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The Thanksgiving Table Is Not Your Personal Stage
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The Thanksgiving Table Is Not Your Personal Stage

Choose gratitude over performative politics this holiday.

(Photograph by Getty Images)

Not that you asked, but here are two pieces of Thanksgiving advice: 1) Don’t talk about politics; 2) Don’t Instagram your turkey. 

The weird thing is, I suspect that the problems we seem to have with No. 1 are related to No. 2.

There are all kinds of good reasons not to talk about politics at Thanksgiving. One is that you probably don’t have anything very interesting to say and, even if you do, nobody really wants to hear it. They might put up with listening to your political pronouncements as the necessary price for the exquisite joy of then listening to themselves hold forth, but nobody wants to listen to you. I do this stuff for a living and, from time to time, somebody will write me a non-trivial check to come talk about politics for an hour or two at the annual chicken dinner of the This-’N’-That Society—which is to say, I am market-tested, and I’m pretty sure nobody wants to hear me talk about politics at Thanksgiving dinner, either. I have deduced this from the fact that, when the subject has come up in the past, the party who brought politics up in the first place almost never really listens to anything anybody else has to say. (My standard line when somebody tries to bait me into a political debate is, “I’m a professional; I only do this when I’m getting paid.”) That guy at Thanksgiving doesn’t want to hear my homily about how Hayekian epistemic principles should limit the scope of our ambitions for health care reform—he wants someone to confirm how smart and interesting he is.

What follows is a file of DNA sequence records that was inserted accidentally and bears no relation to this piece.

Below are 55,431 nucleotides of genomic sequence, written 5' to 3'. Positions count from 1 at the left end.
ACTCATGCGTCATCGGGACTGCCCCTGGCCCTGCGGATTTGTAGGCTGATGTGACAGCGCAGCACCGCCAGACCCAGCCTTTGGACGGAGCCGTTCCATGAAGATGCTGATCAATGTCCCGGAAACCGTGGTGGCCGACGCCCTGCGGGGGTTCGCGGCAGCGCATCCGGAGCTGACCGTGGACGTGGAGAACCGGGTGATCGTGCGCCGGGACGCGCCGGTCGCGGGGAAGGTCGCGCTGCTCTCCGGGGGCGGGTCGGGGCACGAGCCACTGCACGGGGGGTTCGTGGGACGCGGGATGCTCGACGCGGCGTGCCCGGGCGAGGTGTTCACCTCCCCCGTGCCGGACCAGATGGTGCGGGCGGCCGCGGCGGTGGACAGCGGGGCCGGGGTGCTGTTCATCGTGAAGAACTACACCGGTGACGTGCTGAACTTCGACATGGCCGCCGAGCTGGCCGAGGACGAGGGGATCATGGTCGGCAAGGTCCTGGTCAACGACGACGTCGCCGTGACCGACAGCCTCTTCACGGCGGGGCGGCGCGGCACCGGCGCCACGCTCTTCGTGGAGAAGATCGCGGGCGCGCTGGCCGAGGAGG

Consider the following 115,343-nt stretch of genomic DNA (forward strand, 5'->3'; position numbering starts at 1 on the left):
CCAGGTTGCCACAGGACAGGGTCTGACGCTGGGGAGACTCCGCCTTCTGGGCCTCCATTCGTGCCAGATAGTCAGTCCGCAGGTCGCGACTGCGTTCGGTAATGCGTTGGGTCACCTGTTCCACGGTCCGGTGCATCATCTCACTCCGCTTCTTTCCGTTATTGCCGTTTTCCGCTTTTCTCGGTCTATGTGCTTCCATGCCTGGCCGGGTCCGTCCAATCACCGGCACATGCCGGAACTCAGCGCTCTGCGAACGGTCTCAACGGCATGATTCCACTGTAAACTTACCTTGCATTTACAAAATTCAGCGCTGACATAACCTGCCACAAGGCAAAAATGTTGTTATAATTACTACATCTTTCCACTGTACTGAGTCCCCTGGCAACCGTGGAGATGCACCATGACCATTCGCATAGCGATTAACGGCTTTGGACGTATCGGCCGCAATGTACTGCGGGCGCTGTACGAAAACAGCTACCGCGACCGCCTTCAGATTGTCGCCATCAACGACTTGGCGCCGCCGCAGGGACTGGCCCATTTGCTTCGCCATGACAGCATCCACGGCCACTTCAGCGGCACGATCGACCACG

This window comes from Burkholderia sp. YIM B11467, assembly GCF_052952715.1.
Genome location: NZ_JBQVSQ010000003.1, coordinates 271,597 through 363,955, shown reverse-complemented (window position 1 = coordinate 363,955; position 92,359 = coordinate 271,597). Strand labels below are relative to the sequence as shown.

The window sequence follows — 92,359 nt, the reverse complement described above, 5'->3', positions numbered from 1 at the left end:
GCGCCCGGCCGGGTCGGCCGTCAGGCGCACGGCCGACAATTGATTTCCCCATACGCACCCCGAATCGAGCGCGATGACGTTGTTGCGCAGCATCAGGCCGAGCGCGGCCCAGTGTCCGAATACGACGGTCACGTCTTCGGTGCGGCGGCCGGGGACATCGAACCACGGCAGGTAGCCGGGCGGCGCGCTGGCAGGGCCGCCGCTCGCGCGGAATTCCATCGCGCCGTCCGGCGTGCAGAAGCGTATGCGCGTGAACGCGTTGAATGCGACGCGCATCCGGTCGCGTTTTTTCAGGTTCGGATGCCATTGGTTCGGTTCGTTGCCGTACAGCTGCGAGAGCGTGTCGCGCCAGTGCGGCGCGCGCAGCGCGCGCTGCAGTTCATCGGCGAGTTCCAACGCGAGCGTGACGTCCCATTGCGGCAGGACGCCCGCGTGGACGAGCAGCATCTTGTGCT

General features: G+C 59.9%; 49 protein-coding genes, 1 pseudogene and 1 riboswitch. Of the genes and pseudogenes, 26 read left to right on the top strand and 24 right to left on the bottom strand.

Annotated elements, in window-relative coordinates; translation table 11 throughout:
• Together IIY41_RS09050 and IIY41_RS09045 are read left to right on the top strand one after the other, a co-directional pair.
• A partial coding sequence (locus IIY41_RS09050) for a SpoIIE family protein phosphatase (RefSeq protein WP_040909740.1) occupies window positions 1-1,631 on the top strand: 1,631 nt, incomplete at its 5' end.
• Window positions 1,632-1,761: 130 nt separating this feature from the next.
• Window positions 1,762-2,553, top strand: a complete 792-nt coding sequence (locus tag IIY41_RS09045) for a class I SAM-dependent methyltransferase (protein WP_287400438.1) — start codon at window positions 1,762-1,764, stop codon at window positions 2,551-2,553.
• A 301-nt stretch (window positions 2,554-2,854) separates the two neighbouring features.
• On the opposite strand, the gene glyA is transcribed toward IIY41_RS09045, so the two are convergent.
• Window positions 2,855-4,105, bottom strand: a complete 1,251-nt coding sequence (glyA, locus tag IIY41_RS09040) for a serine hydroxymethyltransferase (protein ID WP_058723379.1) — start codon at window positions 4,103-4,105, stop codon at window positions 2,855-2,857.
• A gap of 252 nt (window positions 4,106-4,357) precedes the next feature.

Which is to say, he wants you to do with his political sensibilities what other people want you to do with their Instagram turkeys or their vacation pictures: look, admire, and comment. 

But the kind of jolt people get from social-media likes is not what Thanksgiving is for. 

Thanksgiving is, among other things, a reminder of the pleasures of private life, which are almost always superior to their public and commercial competitors. Dinner at home with family and friends is better than dinner at the best restaurant in New York City or London. Sleeping in your own bed is better than a suite at the Ritz-Carlton. Because we moderns—especially we modern Americans—have a disordered relationship with the idea of luxury, we get this all backward. Our Puritan ancestors, and the Stoics before them, were right to be suspicious of the pursuit of luxury, particularly when that pursuit takes the form of crass competition and one-upmanship. It distorts the normal, healthy enjoyment of life’s material blessings. 

Especially at this time of year, a fire and a book and children and a dog in one’s own home are nonpareil pleasures. I am not saying everybody should move into a cabin in the woods: There is a reason the very wealthy use their money to expand the scope of their private lives: private jets, private clubs, or, if you’ve really got piles of it, private islands. But the point isn’t to have a gold-plated toilet on your personal 747—the point is to have things just the way you like them.  

I read a bizarre story a few months ago about private-jet owners who make a little money back on their travel by renting their planes out between flights—for substantial amounts of money—to would-be social-media influencers who simply want to be photographed inside them, pretending to be flying. Figuring out how to make $10,000 or $20,000 from your private jet while it is grounded for a weekend in Van Nuys is, I suppose, what makes someone the kind of person who can afford a private jet. But I do not get the demand side of that market.